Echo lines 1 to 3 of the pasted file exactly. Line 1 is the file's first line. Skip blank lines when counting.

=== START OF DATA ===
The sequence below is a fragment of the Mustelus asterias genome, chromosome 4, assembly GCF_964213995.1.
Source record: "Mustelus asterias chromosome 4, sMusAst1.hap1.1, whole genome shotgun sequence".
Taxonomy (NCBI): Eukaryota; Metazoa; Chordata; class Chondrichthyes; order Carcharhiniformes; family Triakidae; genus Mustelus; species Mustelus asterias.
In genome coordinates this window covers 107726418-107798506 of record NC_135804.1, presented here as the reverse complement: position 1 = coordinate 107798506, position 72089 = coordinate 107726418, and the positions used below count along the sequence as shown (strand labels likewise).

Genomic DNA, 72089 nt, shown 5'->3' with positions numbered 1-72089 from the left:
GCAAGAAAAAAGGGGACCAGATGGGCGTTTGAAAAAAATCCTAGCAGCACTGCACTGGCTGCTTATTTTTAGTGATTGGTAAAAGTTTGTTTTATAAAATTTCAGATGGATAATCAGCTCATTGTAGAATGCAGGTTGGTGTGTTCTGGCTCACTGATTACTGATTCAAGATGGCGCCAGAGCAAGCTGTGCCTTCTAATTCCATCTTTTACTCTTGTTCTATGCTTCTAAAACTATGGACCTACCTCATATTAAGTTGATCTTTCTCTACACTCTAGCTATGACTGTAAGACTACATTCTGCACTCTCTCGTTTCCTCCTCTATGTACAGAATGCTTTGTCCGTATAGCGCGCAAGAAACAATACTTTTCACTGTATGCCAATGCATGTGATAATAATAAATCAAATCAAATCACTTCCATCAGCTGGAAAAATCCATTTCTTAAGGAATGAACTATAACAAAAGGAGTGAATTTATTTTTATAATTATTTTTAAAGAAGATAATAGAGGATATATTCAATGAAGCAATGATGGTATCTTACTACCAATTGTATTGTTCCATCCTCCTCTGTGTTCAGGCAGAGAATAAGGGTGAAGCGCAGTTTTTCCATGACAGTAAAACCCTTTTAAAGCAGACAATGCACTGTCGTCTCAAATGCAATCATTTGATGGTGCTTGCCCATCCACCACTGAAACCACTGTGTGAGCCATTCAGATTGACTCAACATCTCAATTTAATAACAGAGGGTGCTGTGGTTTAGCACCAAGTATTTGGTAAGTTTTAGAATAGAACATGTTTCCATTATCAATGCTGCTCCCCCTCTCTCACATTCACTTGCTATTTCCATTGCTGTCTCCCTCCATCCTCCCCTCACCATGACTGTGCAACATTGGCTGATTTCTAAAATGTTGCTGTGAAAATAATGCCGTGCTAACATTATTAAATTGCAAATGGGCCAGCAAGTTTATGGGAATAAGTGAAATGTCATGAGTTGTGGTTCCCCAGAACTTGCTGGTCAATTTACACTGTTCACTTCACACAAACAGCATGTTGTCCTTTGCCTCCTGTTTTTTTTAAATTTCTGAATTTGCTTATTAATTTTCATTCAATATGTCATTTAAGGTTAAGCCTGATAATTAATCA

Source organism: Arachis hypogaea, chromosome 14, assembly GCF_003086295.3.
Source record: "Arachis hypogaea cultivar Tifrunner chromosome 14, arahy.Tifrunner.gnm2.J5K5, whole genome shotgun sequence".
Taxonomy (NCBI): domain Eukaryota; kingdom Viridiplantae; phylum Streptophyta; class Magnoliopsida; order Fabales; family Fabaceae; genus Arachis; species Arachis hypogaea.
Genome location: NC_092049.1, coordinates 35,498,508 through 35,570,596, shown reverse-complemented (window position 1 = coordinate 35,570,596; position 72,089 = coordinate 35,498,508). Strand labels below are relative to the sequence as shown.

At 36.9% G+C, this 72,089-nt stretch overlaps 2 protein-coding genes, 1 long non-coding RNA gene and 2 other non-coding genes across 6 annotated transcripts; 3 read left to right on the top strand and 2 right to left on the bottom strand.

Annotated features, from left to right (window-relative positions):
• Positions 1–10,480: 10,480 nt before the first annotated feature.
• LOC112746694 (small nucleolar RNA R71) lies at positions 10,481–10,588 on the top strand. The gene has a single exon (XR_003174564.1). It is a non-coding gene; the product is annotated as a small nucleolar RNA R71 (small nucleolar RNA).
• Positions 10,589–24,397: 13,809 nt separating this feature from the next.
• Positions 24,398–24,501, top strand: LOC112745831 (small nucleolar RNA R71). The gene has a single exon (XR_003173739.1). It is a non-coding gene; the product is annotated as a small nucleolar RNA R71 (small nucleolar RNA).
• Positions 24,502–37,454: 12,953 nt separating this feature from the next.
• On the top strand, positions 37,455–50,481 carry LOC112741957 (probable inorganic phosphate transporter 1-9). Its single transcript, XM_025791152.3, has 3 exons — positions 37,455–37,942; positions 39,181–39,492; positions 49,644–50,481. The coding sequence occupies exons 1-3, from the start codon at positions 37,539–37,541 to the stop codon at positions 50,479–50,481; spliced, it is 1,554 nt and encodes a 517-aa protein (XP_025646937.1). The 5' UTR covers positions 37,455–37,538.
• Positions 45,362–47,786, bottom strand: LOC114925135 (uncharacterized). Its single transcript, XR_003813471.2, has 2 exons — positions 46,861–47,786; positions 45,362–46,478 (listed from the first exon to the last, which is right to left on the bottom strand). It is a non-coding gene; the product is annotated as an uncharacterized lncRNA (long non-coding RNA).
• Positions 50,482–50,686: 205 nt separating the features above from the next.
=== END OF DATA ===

The sequence below is a fragment of the Mustelus asterias genome, chromosome 4, assembly GCF_964213995.1.
Source record: "Mustelus asterias chromosome 4, sMusAst1.hap1.1, whole genome shotgun sequence".
Taxonomy (NCBI): Eukaryota; Metazoa; Chordata; class Chondrichthyes; order Carcharhiniformes; family Triakidae; genus Mustelus; species Mustelus asterias.